The motives of suicide bomber, Human Khalil Abu Mulal al-Balawi, are coming into focus. A video surfaced on Al Jazeera Saturday morning of al-Balawi, wearing green camouflage, a heavy beard and bearing a weapon in his lap. He was accompanied by the newest leader of the Pakistani Taliban, Hakimullah Mehsud.
The Jordanian doctor was keeping with a strong jihadist motive for the December 30th bombing at Forward Operating Base Chapman, in Khost Province. The motive was revealed as a revenge strike for the August 2009 killing of Baitullah Mehsud. It’s thought that the video was shot on December 20th, ten days before the attack that killed seven CIA operatives and one Jordanian officer.
An English translation of Mr. Balawi’s words from the video are: “We will never forget the blood of our Emir Baitullah Mehsud, God’s mercy upon him.” Another quote from the supposed double-agent clearly reinforces the idea that he never really was a turncoat for the Americans.
“The jihadist who follows God’s way does not put his religion up for auction. And the Jihadist who follows God does not sell his religion, even if they put the sun to his right side and the moon to his left side.” (The New York Times-Bomber Who Killed C.I.A. Officers Appears in Video-by Stephen Farrell-January 10, 2010.
This is a clear slap in the face for the notion that he took the bait of money from Jordan’s General Intelligence Directorate (GID) or the CIA.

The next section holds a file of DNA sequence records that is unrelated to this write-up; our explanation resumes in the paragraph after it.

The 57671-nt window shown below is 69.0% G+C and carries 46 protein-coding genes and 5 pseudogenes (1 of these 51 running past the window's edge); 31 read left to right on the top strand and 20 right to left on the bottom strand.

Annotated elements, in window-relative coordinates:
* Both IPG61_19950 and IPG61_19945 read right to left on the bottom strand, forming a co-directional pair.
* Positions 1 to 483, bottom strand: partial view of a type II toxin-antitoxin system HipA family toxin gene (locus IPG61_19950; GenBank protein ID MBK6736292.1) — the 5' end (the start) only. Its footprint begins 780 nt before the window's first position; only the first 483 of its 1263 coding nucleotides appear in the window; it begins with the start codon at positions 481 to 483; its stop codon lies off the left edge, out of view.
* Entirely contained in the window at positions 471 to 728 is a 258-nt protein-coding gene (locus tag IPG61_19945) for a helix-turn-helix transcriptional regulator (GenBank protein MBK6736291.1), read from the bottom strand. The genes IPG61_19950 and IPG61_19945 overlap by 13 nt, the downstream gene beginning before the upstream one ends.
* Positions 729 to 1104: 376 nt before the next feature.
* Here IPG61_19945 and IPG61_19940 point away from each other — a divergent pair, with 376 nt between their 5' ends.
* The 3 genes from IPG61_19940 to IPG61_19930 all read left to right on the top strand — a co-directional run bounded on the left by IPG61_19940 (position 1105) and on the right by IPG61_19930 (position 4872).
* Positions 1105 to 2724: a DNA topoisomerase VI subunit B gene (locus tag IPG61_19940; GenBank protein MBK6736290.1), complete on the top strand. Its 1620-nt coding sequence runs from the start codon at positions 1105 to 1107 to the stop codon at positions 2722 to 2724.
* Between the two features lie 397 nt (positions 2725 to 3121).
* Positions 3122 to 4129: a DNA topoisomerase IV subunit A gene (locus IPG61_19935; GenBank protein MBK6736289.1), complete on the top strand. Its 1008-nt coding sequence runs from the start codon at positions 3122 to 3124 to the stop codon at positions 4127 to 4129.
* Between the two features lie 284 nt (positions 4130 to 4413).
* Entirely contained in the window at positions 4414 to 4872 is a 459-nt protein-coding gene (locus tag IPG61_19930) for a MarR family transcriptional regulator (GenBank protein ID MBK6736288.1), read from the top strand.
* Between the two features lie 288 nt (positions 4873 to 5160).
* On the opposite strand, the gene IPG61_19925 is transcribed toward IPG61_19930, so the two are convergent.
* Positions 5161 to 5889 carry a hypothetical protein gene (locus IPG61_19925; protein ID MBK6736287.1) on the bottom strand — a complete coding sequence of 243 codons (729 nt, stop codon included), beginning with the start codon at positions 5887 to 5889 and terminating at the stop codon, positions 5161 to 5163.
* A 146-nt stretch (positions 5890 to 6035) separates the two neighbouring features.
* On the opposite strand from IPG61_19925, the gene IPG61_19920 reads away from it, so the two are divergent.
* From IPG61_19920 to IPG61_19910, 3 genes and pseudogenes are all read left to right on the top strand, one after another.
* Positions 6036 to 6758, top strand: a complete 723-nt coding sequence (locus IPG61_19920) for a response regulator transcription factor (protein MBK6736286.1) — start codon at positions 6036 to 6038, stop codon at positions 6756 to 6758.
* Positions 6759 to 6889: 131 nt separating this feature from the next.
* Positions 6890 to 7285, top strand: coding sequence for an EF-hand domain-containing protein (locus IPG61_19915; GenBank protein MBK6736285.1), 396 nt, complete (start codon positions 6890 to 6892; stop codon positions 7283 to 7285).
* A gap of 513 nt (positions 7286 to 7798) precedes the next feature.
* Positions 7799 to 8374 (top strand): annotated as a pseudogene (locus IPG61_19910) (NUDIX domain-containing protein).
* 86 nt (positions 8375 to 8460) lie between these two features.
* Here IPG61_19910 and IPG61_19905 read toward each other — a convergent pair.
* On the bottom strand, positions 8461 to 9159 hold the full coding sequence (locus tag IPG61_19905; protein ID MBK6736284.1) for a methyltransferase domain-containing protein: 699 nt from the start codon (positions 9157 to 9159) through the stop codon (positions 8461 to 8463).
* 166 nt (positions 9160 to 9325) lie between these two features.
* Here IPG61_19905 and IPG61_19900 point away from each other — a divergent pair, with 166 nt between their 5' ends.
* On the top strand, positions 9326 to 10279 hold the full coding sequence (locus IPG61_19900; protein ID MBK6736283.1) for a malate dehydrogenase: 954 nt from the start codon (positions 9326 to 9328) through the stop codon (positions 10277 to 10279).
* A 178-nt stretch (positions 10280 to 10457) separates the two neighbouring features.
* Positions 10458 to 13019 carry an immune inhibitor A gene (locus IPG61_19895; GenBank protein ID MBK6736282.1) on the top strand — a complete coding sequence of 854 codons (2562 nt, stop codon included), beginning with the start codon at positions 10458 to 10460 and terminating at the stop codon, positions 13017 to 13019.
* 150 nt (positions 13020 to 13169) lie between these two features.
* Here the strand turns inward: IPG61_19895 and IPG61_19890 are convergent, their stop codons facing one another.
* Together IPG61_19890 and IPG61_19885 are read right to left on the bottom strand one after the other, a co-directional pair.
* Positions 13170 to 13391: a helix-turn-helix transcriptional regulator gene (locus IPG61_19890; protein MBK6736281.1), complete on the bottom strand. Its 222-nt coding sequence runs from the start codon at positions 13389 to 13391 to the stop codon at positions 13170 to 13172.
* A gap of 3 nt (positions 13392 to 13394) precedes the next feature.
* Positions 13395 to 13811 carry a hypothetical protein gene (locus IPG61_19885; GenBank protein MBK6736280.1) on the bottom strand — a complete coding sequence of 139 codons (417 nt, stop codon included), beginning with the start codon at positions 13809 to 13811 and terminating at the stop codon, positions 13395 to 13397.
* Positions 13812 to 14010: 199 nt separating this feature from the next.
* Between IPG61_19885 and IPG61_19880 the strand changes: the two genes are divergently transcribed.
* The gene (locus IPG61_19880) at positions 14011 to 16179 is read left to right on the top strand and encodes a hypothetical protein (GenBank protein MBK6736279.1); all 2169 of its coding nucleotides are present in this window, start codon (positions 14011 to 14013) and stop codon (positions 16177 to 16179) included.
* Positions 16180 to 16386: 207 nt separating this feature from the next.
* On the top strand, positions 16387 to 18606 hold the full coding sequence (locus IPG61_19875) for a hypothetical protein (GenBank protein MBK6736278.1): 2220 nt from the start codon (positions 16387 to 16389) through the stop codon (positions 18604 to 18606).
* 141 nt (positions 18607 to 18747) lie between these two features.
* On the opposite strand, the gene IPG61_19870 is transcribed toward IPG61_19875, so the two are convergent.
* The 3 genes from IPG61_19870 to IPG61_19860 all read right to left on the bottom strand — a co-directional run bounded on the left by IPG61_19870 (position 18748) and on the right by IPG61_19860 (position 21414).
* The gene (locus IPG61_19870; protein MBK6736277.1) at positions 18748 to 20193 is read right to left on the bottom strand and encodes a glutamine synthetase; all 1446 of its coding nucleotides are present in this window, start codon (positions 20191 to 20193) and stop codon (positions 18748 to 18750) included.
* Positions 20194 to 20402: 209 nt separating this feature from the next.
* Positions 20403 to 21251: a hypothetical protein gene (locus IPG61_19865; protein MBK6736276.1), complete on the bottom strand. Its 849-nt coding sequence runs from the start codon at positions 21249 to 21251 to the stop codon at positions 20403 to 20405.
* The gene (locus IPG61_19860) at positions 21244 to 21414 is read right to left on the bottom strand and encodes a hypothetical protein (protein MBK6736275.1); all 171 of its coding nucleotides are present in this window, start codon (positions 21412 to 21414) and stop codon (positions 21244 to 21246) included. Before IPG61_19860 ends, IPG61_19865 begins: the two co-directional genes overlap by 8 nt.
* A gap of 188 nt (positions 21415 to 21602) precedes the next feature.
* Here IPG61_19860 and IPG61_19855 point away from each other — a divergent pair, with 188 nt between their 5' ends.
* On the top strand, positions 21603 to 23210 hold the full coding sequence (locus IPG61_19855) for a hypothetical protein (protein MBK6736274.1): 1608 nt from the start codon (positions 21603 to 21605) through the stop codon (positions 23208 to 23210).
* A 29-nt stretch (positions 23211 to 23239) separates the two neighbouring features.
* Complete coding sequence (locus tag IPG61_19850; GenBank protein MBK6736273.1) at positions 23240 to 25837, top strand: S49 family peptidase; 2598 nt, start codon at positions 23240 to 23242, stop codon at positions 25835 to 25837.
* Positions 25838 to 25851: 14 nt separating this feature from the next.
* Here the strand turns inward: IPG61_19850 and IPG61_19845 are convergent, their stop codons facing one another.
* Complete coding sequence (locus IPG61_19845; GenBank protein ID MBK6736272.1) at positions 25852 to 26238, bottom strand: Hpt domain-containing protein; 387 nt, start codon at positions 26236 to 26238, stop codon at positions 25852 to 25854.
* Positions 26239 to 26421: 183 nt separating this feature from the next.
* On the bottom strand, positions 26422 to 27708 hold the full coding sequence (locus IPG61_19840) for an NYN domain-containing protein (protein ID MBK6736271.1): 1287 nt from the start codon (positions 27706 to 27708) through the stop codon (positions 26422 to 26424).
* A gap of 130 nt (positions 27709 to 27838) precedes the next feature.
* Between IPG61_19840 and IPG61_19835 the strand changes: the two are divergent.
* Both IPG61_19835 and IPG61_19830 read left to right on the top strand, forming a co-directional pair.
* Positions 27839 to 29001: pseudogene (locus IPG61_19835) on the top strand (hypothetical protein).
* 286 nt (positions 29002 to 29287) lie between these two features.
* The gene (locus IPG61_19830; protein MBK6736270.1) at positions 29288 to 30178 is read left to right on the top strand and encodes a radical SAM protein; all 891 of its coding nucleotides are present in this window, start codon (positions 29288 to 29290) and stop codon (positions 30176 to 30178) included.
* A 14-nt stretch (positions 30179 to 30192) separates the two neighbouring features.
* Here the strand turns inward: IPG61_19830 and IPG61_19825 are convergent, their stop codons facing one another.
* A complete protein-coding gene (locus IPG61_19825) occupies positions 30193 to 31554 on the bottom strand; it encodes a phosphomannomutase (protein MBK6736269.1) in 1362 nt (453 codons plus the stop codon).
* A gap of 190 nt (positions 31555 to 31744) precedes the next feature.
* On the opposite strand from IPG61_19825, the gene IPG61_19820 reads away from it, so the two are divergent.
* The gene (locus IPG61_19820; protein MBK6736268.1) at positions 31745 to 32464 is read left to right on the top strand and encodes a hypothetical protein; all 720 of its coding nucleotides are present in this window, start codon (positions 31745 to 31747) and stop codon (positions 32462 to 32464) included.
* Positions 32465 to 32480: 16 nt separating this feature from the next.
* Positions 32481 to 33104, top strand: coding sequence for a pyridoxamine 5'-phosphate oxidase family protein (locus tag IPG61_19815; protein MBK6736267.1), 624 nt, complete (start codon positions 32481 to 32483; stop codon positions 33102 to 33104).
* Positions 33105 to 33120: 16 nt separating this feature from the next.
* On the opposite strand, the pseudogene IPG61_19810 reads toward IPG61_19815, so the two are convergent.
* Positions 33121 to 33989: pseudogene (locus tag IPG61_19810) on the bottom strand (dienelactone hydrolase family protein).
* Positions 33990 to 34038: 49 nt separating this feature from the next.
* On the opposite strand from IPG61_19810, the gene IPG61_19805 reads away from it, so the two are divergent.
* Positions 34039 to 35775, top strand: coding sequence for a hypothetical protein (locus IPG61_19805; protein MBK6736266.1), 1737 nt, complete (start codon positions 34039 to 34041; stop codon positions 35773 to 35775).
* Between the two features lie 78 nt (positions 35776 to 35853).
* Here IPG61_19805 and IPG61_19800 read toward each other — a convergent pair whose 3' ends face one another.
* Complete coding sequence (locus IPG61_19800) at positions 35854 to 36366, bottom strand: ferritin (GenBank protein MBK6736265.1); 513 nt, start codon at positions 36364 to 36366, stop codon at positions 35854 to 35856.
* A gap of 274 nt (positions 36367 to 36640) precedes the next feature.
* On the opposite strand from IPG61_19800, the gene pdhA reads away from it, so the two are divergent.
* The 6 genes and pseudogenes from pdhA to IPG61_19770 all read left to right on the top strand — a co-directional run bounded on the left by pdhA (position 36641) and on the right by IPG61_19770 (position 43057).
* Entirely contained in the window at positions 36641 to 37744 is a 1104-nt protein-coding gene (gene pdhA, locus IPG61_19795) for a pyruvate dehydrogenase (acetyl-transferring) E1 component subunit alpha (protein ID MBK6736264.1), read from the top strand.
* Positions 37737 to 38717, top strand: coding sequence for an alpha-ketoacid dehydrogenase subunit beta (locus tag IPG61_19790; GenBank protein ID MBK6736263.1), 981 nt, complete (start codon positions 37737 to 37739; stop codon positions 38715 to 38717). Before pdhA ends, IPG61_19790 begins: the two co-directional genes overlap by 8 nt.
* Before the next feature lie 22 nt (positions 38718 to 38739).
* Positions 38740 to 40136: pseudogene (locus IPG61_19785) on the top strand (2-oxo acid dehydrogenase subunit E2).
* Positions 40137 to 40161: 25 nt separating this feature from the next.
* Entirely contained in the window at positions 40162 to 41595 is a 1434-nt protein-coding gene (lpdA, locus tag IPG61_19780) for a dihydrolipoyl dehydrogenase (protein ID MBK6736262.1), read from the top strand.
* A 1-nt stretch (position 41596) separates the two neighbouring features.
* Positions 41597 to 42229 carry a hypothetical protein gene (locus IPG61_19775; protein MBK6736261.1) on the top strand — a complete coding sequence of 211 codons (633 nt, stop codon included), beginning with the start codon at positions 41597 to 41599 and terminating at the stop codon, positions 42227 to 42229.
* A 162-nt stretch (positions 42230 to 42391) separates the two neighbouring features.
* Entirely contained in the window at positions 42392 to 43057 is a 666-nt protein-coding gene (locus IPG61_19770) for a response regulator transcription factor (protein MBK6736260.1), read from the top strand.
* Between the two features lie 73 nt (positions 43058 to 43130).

There have been allegations that al-Balawi was offered as much as $500,000 by the CIA and $100,000 by the Jordanians to provide significant intelligence about Al Qaeda leadership while in Pakistan. Somehow he was able to deceive them into believing he had changed sides. (Newsweek-The Bomber’s Wife-by Adem Demir and Christopher Dickey-Jan 7, 2010)
It’s not clear to reporters in the know, like Nic Robertson at CNN, why al-Balawi would want to martyr himself for Baitullah Mehsud, a Pakistani Taliban figure. Previously, his primary grievance had been against the Israelis after they launched an attack on Hamas in the Gaza strip.
A cause that provided a greater motivation for him must have emerged at some point. A pivotal moment may have been when he was arrested in Amman, Jordan. The cause of the arrest was because of his inflammatory jihadist blog postings.
He was held for two weeks by the GID last January but was released for unspecified reasons. This must have been the time when an agreement was struck to work as a double agent. He went to Pakistan then and his trail gets somewhat murky.
Mr. Balawi must have been in Pakistan when Emir Baitullah Mehsud was killed by a drone strike last August. Mehsud had a lot to do with uniting the efforts of the Taliban with Al Qaeda. The loss of Mehsud must have made a strong impression on al-Balawi. A conversion may have taken place at this juncture (August of 2009).
But to connect the dots, Al Qaeda used Mehsud to prop up their cause in Pakistan, providing money and muscle to carry out his attacks. It’s thought that Mehsud was behind the assassination of Benazir Bhutto too. His death left a vacuum in the Taliban leadership and al-Balawi must have seen an opening. (The New York Times-Taliban Leader in Pakistan Is Reportedly Killed-August 8, 2009)
I believe that it’s clear that the Taliban and Al Quaeda are working together in this case. What’s not so clear is whether al-Balawi was acting freely and without coercion from the Taliban.. If this is so, then he never really changed in any way from his earlier beliefs. Somehow the doctor tricked the Americans and Jordanians into thinking he had switched his alliance. But was someone pushing his button?